SciELO - Scientific Electronic Library Online

 
vol.107 issue4Tuberous sclerosis complex in the Western Cape, South Africa: The clinical presentation featuresLead poisoning in shooting-range workers in Gauteng Province, South Africa: Two case studies author indexsubject indexarticles search
Home Pagealphabetic serial listing  

Services on Demand

Article

Indicators

Related links

  • On index processCited by Google
  • On index processSimilars in Google

Share


SAMJ: South African Medical Journal

On-line version ISSN 2078-5135
Print version ISSN 0256-9574

Abstract

NYO, M T L; MAGAZI, D  and  ALLY, M M T M. Systemic lupus erythematosus: A possible cause of non-alcoholic Wernicke's encephalopathy. SAMJ, S. Afr. med. j. [online]. 2017, vol.107, n.4, pp.299-301. ISSN 2078-5135.  http://dx.doi.org/10.7196/samj.2017.v107i4.12053.

We report a young woman with systemic lupus erythematosus (SLE) and an acute cerebellar ataxia. A history of poor appetite and vomiting preceded the inco-ordination. Ataxia in SLE has been well described, but is nevertheless uncommon. The clinical triad of mild confusion, ataxia and ophthalmoplegia also raised the possibility of Wernicke's encephalopathy (WE). The diagnosis of WE was further supported by the magnetic resonance imaging features. Owing to overlapping causal factors, this case illustrates the complexity of diagnosing and managing neuropsychiatric syndromes in a patient with SLE. The limited published literature on SLE-related cerebellar syndromes adds to the challenge. Gastrointestinal manifestations of SLE are described as being common in SLE, with nausea and vomiting occurring in >50% of cases in some series. Poor eating habits and vomiting are well-described causes of non-alcoholic WE. This is the first description of gastrointestinal SLE as a possible cause of WE.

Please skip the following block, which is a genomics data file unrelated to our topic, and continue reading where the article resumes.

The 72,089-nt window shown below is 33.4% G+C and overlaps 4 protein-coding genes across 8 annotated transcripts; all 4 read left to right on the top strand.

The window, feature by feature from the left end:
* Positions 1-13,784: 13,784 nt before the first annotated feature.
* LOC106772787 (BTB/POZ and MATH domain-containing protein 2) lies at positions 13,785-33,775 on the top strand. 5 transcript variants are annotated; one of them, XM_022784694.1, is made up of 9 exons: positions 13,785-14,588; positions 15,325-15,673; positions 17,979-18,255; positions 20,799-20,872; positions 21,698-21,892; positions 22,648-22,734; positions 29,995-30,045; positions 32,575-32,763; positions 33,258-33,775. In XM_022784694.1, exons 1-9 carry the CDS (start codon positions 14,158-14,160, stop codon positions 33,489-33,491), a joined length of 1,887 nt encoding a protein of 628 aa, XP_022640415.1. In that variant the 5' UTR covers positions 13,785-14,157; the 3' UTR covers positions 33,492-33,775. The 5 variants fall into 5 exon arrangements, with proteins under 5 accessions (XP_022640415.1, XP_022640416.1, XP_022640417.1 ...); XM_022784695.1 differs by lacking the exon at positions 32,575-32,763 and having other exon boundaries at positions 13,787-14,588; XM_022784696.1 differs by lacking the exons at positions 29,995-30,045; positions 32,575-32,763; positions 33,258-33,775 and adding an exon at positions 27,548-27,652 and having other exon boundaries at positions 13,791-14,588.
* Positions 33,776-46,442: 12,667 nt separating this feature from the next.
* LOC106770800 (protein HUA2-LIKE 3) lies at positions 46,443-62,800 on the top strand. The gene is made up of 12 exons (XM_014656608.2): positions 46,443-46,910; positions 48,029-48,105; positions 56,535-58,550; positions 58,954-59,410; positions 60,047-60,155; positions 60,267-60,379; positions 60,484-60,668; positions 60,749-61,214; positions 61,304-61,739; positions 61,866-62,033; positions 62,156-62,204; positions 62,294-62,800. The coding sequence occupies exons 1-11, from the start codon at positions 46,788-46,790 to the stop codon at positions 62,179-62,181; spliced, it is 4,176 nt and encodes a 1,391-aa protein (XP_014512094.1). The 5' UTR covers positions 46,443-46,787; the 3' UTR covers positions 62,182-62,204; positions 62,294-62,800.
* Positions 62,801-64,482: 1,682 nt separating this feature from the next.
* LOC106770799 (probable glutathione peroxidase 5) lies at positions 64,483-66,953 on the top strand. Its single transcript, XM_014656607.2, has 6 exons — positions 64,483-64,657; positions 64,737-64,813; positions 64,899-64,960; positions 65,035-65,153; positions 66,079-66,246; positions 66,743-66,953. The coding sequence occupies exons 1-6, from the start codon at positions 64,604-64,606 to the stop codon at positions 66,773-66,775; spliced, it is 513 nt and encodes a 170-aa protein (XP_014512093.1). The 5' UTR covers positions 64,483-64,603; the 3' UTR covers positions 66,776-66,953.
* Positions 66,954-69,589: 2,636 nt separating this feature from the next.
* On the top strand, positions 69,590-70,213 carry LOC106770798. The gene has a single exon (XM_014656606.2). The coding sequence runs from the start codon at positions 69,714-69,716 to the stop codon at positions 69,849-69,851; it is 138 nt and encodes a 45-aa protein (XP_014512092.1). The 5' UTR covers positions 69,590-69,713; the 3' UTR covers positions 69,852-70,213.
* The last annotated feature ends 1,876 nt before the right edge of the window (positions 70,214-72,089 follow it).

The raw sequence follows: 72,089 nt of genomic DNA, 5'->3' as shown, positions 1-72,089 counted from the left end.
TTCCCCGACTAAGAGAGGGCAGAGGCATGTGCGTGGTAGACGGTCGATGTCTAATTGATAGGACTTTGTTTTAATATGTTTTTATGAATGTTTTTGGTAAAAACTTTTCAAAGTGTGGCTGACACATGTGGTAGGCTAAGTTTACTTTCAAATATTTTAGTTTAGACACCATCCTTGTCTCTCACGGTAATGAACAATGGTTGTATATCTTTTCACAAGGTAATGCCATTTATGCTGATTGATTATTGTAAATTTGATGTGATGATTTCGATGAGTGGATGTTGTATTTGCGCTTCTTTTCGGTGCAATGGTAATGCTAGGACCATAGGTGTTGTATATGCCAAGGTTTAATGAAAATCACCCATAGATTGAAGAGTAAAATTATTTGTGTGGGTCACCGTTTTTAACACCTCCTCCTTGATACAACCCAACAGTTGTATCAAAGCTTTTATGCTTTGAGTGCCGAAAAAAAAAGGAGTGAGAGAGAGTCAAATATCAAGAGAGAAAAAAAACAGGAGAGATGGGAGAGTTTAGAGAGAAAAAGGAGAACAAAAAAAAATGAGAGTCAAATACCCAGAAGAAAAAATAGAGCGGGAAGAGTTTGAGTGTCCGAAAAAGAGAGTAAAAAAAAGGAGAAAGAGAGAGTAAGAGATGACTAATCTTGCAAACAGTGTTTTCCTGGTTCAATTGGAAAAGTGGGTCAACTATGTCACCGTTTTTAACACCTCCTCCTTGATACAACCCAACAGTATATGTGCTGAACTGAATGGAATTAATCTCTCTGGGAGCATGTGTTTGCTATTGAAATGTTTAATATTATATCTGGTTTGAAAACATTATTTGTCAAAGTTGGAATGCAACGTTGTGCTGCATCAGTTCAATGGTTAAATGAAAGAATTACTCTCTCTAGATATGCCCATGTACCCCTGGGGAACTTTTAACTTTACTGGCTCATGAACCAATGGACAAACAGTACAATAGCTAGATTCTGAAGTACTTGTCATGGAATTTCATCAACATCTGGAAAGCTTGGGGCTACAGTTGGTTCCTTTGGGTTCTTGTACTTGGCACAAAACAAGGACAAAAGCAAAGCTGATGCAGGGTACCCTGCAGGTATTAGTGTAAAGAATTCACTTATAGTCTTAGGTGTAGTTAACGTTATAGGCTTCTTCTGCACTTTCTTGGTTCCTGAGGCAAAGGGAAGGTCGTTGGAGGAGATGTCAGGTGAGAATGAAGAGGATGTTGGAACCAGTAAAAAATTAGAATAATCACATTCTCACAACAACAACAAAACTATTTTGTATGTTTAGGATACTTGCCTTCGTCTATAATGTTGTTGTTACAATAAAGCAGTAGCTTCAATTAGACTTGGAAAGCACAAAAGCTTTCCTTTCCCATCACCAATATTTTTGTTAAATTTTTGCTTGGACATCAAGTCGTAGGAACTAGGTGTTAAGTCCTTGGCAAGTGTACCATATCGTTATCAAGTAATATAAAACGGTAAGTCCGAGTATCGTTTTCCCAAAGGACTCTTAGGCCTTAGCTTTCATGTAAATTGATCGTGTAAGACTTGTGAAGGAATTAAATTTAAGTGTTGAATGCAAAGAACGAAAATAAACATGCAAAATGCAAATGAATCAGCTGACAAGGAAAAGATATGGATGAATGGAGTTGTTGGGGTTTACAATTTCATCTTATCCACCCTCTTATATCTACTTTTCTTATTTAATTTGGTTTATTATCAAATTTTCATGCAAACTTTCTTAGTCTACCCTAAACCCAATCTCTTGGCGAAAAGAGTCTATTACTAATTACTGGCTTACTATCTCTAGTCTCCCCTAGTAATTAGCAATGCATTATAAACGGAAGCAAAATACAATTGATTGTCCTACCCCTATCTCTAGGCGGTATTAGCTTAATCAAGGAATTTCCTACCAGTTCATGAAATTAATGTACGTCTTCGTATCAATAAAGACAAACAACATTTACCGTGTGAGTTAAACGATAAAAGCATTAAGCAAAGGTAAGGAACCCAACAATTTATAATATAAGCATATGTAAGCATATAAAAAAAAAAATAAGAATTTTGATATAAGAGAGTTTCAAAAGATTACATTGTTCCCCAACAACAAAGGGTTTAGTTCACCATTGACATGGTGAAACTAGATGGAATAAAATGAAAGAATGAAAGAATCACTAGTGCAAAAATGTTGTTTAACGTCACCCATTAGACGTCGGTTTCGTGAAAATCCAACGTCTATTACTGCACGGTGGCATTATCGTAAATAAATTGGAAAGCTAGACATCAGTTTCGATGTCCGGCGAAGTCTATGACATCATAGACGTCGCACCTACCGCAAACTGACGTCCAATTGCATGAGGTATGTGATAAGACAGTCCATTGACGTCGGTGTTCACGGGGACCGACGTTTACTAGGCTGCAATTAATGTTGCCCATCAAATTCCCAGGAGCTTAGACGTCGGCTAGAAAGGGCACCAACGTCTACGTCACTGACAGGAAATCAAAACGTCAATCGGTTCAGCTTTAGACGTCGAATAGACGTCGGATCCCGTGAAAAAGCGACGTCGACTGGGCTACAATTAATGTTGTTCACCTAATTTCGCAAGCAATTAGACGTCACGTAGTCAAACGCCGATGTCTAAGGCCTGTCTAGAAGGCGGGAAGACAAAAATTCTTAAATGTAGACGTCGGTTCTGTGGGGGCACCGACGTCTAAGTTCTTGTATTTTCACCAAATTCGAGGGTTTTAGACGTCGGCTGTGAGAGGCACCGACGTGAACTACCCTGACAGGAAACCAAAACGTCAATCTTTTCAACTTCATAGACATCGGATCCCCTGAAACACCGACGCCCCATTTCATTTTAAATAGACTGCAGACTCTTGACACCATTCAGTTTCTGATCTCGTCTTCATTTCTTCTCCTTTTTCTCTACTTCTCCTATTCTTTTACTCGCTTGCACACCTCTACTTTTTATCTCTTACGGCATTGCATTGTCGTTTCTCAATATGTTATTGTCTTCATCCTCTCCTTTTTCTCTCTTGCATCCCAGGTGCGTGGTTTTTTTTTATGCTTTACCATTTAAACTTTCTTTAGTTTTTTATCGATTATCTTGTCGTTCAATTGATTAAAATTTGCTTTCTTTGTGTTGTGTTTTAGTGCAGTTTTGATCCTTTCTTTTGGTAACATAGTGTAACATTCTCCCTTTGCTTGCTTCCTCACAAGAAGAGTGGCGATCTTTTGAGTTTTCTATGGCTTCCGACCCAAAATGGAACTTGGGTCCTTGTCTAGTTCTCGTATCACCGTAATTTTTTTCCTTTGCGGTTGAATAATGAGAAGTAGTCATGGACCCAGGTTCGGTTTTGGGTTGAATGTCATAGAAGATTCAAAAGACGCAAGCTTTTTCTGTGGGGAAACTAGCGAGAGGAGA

· text in English     · English ( pdf )

 

Creative Commons License All the contents of this journal, except where otherwise noted, is licensed under a Creative Commons Attribution License